PVM Students Explore Ancient Artifacts Related to the Human-Animal Bond
“Early Origins of Veterinary Medicine” is the title of a new Purdue Veterinary Medicine course, VM 86000, and students in the class had an exceptional opportunity earlier this month to come face to face with ancient artifacts they had studied in the course. The instructor, Professor of Medical Illustration David Williams, took several third-year students enrolled in the class on a field trip to the Oriental Institute at the University of Chicago.
The class is the first in a series of five courses Professor Williams created and teaches that trace the history of man’s fascination with animals from the earliest examples of recorded history (cave paintings of early man) to the present. “The courses are largely based on my book, ‘Veterinary Medicine, An Illustrated History,’ which I co-authored with Robert Dunlop, former dean of the University of Minnesota’s College of Veterinary Medicine,” Professor Williams explained. “Much of my early research done in the early 1990’s for this particular portion of the book (Mesopotamia and Ancient Egypt) was done at the Oriental Institute at the University of Chicago, which has an extensive collection of artifacts from this era on display, and in their collection. I wanted to give the students an opportunity to see the artifacts in person, and also be able to see a wider range than is possible from the book, or that we can cover in class during a short 50-minute seminar.”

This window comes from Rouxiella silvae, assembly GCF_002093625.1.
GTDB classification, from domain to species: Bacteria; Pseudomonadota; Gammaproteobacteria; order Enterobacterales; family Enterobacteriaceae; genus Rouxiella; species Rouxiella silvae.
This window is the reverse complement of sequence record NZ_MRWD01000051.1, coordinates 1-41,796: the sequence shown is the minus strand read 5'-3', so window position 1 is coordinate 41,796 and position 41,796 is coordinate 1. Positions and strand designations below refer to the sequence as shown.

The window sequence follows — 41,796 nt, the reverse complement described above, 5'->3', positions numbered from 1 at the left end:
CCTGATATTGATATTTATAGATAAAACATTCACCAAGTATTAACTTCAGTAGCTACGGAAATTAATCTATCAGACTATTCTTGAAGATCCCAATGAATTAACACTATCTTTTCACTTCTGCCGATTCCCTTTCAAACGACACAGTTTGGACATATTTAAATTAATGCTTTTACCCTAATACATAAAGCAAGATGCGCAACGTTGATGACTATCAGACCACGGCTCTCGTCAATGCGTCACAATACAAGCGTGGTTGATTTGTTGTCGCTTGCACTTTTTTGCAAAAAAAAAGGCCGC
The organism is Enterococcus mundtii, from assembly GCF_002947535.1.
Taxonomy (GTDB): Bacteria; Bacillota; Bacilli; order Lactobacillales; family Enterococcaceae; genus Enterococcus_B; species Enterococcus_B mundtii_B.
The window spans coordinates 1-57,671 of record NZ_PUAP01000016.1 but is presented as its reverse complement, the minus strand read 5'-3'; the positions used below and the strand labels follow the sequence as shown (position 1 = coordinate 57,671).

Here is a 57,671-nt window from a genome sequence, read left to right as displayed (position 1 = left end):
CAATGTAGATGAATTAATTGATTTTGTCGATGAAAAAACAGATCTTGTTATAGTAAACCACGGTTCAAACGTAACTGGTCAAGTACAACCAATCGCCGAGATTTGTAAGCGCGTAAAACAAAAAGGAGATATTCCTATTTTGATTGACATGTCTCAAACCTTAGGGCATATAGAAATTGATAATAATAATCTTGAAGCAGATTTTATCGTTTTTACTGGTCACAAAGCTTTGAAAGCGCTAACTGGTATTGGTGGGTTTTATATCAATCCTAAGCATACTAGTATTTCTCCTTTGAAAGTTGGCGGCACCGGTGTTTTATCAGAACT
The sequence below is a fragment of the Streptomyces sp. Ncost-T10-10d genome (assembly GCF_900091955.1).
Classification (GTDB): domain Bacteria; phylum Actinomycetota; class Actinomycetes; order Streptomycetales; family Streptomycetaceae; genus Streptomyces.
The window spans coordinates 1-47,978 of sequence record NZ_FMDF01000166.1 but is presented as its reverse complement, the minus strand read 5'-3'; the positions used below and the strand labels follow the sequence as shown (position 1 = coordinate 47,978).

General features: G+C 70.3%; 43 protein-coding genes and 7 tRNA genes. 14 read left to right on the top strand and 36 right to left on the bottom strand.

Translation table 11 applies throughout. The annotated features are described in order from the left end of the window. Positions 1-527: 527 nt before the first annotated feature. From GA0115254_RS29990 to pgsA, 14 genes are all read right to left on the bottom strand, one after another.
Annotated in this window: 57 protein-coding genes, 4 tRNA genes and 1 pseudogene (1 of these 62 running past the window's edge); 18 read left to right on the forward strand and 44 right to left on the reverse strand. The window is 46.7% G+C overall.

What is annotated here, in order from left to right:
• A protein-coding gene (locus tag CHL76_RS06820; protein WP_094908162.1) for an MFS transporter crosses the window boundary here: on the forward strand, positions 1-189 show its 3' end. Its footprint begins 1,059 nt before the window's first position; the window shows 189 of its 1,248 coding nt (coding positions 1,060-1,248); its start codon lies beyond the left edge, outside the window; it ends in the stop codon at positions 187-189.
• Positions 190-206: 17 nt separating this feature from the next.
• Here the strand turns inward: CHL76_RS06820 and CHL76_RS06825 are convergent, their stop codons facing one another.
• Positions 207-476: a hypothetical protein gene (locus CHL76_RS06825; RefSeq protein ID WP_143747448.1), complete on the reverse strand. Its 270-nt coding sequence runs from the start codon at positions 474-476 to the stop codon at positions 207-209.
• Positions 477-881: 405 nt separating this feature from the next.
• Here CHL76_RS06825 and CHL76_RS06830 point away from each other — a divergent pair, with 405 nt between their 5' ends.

Among the students who went on the field trip April 7 was Kelsey Trumpp. “It was amazing to have the opportunity to travel to the Oriental Institute in Chicago and see some of the artifacts we have learned about in class,” Kelsey said. “Watching the various cultures we have studied come to life through the collections at this museum helped solidify what we had learned and enriched our classroom experience with new information as well.”
The other class members who participated are Katherine Cook, Janna Draper, Bradley Nzinga, Betsy Pray, and Jennifer Ridge. Twila Canion, who took the course earlier, also joined the group. “We were greeted by Dr. Emily Teeter (now retired), an eminent Egyptologist who was a great help to me when I did my original research there,” Professor Williams said. “Dr. Teeter explained the history of the Institute, how it was founded, its purpose, and the collection to the students. Then we were off to explore. Nearly all of the objects of early animal care in Mesopotamia and Ancient Egypt we have discussed in the past month were available for closer inspection.”
After spending more than three hours in the Institute, the group walked through the beautiful grounds of the University of Chicago campus and Hyde Park before stopping at Giordano’s for pizza. “It was a wonderful opportunity for the students to socialize for a moment,” Professor Williams recalled.
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